The examiner rejected the appealed claims as being "unpatentable over Curtis in view of Pollock and Sweden [i. e., the Sweden "Dextran" article]." The examiner stated:

"* * * To substitute the dextran of Sweden for the plasma of Pollock, and to form the fabric bandage of Curtis from this dextran would be well within the ability of one skilled in the art, but not invention. No unexpected results are apparent in such a procedure. Furthermore, to impregnate this dextran bandage with dextran itself would not impart patentability to the procedure, for this use of dextran as an impregnant is well-known, as evidenced by the Owen, Gronwall and Thulin patents."

The board affirmed this rejection, stating in relevant part:

"Appellant's principal argument is that the references fail to disclose appellant's use of dextran fibers or a gauze made thereof. It is true that no reference discloses this; but on the other hand there is nothing in the record to indicate that this is anything but the obvious equivalent of the ointments, sprays, films, or sheets of equivalent materials or of dextran itself disclosed by the prior art, e. g., the Swedish patents. Appellant's specification merely confirms this.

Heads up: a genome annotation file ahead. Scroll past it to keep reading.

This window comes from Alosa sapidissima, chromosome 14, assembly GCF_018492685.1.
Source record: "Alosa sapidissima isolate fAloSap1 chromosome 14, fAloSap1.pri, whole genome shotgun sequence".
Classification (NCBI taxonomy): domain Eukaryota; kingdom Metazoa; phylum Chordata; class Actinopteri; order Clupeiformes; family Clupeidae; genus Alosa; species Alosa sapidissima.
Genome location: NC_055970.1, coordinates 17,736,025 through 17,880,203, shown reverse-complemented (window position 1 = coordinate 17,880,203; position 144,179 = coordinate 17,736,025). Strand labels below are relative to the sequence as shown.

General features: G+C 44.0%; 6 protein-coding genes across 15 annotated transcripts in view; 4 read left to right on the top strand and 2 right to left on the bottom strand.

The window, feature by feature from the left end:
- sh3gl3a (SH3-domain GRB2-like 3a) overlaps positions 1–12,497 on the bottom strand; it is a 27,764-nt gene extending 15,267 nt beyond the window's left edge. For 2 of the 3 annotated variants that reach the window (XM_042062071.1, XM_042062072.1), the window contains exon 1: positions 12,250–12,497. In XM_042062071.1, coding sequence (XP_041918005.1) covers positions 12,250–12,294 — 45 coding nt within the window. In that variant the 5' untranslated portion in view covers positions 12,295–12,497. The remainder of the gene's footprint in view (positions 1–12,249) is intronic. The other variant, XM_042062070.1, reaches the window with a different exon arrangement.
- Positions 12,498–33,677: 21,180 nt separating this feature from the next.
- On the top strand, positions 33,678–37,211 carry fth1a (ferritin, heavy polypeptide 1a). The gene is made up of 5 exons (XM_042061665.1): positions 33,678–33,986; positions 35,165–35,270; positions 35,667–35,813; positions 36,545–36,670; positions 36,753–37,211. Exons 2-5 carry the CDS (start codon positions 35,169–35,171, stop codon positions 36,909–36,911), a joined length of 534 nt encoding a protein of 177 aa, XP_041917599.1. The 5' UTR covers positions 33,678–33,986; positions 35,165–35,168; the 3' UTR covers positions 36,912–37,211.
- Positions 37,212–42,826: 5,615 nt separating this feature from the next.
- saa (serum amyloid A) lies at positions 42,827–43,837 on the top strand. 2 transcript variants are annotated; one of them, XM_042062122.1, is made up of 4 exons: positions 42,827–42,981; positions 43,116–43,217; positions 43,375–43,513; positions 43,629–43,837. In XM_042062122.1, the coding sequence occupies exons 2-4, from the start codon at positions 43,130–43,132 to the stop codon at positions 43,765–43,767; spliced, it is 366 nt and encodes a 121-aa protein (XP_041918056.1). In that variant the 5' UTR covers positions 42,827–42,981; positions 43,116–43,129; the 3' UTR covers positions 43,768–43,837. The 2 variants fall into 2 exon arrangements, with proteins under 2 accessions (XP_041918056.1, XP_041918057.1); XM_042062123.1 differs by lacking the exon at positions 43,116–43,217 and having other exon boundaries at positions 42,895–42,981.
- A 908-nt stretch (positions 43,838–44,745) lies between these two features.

"Considering Pollock, for example, it would not be unobvious to make a sheet from dextran instead of plasma for application to burns, especially when, as admitted, the Sweden article discloses the equivalence of these materials for treating burns. Application of a film of dextran to gauze must be considered as obvious in view of Curtis et al. employing equivalent material to impregnate gauze."

It is our view that appellant's claims are so worded that they can be interpreted to mean that the dressing consists solely of dextran fibers or that the dextran fibers are used as a surface medicament on another material such as cotton gauze. The specification discloses both embodiments.

In either situation we are of the opinion that the claims are unpatentable because of obviousness. It seems to us that it would be obvious to one of ordinary skill in this art to combine the teachings of the Sweden article and the Swedish patents with those of Pollock to produce the same results obtained by appellant. Although the version of appellant's claims which envisions the bandage being made solely of fibers of pure dextran is ostensibly different than Pollock's sheet, we fail to comprehend any significant distinction between the two constructions in view of the fact that all of appellant's claims call for an "occlusive2  compression dressing." Obviously, Pollock's sheet and appellant's dressing have the same function, i. e., prevention of fluid or plasma loss.